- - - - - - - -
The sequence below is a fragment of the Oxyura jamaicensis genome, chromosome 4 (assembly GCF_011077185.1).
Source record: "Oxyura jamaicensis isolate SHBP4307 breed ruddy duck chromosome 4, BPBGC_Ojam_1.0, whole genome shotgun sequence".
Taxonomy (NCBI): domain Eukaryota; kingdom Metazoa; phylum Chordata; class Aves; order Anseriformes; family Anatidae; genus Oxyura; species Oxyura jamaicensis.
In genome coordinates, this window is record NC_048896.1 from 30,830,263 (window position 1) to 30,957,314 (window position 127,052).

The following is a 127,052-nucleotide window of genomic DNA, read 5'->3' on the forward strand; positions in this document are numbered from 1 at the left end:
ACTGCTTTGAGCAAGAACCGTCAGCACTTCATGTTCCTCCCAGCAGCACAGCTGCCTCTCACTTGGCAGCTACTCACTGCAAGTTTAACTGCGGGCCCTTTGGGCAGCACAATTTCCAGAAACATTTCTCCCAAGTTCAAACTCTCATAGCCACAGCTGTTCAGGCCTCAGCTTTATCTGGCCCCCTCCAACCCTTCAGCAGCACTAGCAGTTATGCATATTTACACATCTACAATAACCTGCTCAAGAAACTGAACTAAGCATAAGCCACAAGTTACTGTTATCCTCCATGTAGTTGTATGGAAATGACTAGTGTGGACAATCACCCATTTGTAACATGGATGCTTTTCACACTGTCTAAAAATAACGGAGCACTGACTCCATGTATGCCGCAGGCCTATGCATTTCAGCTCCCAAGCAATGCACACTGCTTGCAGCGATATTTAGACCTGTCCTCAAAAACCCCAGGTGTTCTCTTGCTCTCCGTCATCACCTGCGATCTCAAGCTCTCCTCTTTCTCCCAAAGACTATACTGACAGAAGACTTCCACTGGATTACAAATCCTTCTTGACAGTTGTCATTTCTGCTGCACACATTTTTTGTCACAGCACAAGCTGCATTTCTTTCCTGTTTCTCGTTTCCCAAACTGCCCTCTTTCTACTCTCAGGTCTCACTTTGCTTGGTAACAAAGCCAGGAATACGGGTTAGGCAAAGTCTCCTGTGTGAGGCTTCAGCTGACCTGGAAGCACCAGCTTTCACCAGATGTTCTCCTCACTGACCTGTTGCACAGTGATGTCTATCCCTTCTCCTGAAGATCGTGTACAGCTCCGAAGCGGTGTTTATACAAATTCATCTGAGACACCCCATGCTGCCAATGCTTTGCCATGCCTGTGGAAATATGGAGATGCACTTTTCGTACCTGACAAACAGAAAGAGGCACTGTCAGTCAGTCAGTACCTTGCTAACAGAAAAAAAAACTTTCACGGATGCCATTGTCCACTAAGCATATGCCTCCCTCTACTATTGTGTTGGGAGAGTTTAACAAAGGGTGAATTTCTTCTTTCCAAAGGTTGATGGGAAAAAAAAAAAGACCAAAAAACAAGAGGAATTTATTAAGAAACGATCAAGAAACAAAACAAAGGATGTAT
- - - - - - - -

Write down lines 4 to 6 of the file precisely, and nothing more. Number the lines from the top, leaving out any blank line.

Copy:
In genome coordinates, this window is record NC_048896.1 from 30,830,263 (window position 1) to 30,957,314 (window position 127,052).

The following is a 127,052-nucleotide window of genomic DNA, read 5'->3' on the forward strand; positions in this document are numbered from 1 at the left end:
ACTGCTTTGAGCAAGAACCGTCAGCACTTCATGTTCCTCCCAGCAGCACAGCTGCCTCTCACTTGGCAGCTACTCACTGCAAGTTTAACTGCGGGCCCTTTGGGCAGCACAATTTCCAGAAACATTTCTCCCAAGTTCAAACTCTCATAGCCACAGCTGTTCAGGCCTCAGCTTTATCTGGCCCCCTCCAACCCTTCAGCAGCACTAGCAGTTATGCATATTTACACATCTACAATAACCTGCTCAAGAAACTGAACTAAGCATAAGCCACAAGTTACTGTTATCCTCCATGTAGTTGTATGGAAATGACTAGTGTGGACAATCACCCATTTGTAACATGGATGCTTTTCACACTGTCTAAAAATAACGGAGCACTGACTCCATGTATGCCGCAGGCCTATGCATTTCAGCTCCCAAGCAATGCACACTGCTTGCAGCGATATTTAGACCTGTCCTCAAAAACCCCAGGTGTTCTCTTGCTCTCCGTCATCACCTGCGATCTCAAGCTCTCCTCTTTCTCCCAAAGACTATACTGACAGAAGACTTCCACTGGATTACAAATCCTTCTTGACAGTTGTCATTTCTGCTGCACACATTTTTTGTCACAGCACAAGCTGCATTTCTTTCCTGTTTCTCGTTTCCCAAACTGCCCTCTTTCTACTCTCAGGTCTCACTTTGCTTGGTAACAAAGCCAGGAATACGGGTTAGGCAAAGTCTCCTGTGTGAGGCTTCAGCTGACCTGGAAGCACCAGCTTTCACCAGATGTTCTCCTCACTGACCTGTTGCACAGTGATGTCTATCCCTTCTCCTGAAGATCGTGTACAGCTCCGAAGCGGTGTTTATACAAATTCATCTGAGACACCCCATGCTGCCAATGCTTTGCCATGCCTGTGGAAATATGGAGATGCACTTTTCGTACCTGACAAACAGAAAGAGGCACTGTCAGTCAGTCAGTACCTTGCTAACAGAAAAAAAAACTTTCACGGATGCCATTGTCCACTAAGCATATGCCTCCCTCTACTATTGTGTTGGGAGAGTTTAACAAAGGGTGAATTTCTTCTTTCCAAAGGTTGATGGGAAAAAAAAAAAGACCAAAAAACAAGAGGAATTTATTAAGAAACGATCAAGAAACAAAACAAAGGATGTAT